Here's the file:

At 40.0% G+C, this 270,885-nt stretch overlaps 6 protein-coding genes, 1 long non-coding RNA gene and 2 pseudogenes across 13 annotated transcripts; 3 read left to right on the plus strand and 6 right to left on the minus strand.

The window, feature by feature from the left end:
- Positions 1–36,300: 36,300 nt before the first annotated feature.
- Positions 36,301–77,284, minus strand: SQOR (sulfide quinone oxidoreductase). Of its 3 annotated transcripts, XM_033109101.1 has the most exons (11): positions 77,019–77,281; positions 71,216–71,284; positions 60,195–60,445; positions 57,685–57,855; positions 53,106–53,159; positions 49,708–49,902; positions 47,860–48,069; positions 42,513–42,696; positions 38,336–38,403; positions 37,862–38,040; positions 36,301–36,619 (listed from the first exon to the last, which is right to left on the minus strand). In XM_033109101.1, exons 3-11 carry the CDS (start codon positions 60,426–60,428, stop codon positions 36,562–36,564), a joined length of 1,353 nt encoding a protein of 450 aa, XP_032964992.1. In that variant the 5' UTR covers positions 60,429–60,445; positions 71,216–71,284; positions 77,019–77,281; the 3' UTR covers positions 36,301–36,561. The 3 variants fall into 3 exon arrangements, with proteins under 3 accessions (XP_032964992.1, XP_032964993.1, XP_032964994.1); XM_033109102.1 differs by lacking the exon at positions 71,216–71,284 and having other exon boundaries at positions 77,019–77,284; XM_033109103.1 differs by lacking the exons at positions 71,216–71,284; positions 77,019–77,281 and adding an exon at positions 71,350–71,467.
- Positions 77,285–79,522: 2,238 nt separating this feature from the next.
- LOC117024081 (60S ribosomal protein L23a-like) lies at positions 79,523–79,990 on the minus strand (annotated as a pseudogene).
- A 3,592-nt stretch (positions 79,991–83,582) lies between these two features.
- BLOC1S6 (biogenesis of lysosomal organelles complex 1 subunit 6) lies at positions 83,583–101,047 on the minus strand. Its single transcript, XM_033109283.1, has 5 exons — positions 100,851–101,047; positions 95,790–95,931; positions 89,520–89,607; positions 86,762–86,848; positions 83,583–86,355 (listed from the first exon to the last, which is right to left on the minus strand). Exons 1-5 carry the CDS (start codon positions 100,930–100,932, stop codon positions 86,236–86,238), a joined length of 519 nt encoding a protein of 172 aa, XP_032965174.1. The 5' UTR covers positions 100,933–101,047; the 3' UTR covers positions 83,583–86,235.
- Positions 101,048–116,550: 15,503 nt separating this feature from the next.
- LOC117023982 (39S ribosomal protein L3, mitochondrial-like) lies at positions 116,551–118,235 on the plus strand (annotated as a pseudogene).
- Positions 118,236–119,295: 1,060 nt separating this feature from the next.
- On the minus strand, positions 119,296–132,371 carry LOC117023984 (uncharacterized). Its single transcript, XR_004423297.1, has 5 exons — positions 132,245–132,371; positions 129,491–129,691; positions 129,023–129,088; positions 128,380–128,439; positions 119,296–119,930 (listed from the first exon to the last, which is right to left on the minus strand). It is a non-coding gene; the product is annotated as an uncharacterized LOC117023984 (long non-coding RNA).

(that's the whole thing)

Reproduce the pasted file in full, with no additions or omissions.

At 40.0% G+C, this 270,885-nt stretch overlaps 6 protein-coding genes, 1 long non-coding RNA gene and 2 pseudogenes across 13 annotated transcripts; 3 read left to right on the plus strand and 6 right to left on the minus strand.

The window, feature by feature from the left end:
- Positions 1–36,300: 36,300 nt before the first annotated feature.
- Positions 36,301–77,284, minus strand: SQOR (sulfide quinone oxidoreductase). Of its 3 annotated transcripts, XM_033109101.1 has the most exons (11): positions 77,019–77,281; positions 71,216–71,284; positions 60,195–60,445; positions 57,685–57,855; positions 53,106–53,159; positions 49,708–49,902; positions 47,860–48,069; positions 42,513–42,696; positions 38,336–38,403; positions 37,862–38,040; positions 36,301–36,619 (listed from the first exon to the last, which is right to left on the minus strand). In XM_033109101.1, exons 3-11 carry the CDS (start codon positions 60,426–60,428, stop codon positions 36,562–36,564), a joined length of 1,353 nt encoding a protein of 450 aa, XP_032964992.1. In that variant the 5' UTR covers positions 60,429–60,445; positions 71,216–71,284; positions 77,019–77,281; the 3' UTR covers positions 36,301–36,561. The 3 variants fall into 3 exon arrangements, with proteins under 3 accessions (XP_032964992.1, XP_032964993.1, XP_032964994.1); XM_033109102.1 differs by lacking the exon at positions 71,216–71,284 and having other exon boundaries at positions 77,019–77,284; XM_033109103.1 differs by lacking the exons at positions 71,216–71,284; positions 77,019–77,281 and adding an exon at positions 71,350–71,467.
- Positions 77,285–79,522: 2,238 nt separating this feature from the next.
- LOC117024081 (60S ribosomal protein L23a-like) lies at positions 79,523–79,990 on the minus strand (annotated as a pseudogene).
- A 3,592-nt stretch (positions 79,991–83,582) lies between these two features.
- BLOC1S6 (biogenesis of lysosomal organelles complex 1 subunit 6) lies at positions 83,583–101,047 on the minus strand. Its single transcript, XM_033109283.1, has 5 exons — positions 100,851–101,047; positions 95,790–95,931; positions 89,520–89,607; positions 86,762–86,848; positions 83,583–86,355 (listed from the first exon to the last, which is right to left on the minus strand). Exons 1-5 carry the CDS (start codon positions 100,930–100,932, stop codon positions 86,236–86,238), a joined length of 519 nt encoding a protein of 172 aa, XP_032965174.1. The 5' UTR covers positions 100,933–101,047; the 3' UTR covers positions 83,583–86,235.
- Positions 101,048–116,550: 15,503 nt separating this feature from the next.
- LOC117023982 (39S ribosomal protein L3, mitochondrial-like) lies at positions 116,551–118,235 on the plus strand (annotated as a pseudogene).
- Positions 118,236–119,295: 1,060 nt separating this feature from the next.
- On the minus strand, positions 119,296–132,371 carry LOC117023984 (uncharacterized). Its single transcript, XR_004423297.1, has 5 exons — positions 132,245–132,371; positions 129,491–129,691; positions 129,023–129,088; positions 128,380–128,439; positions 119,296–119,930 (listed from the first exon to the last, which is right to left on the minus strand). It is a non-coding gene; the product is annotated as an uncharacterized LOC117023984 (long non-coding RNA).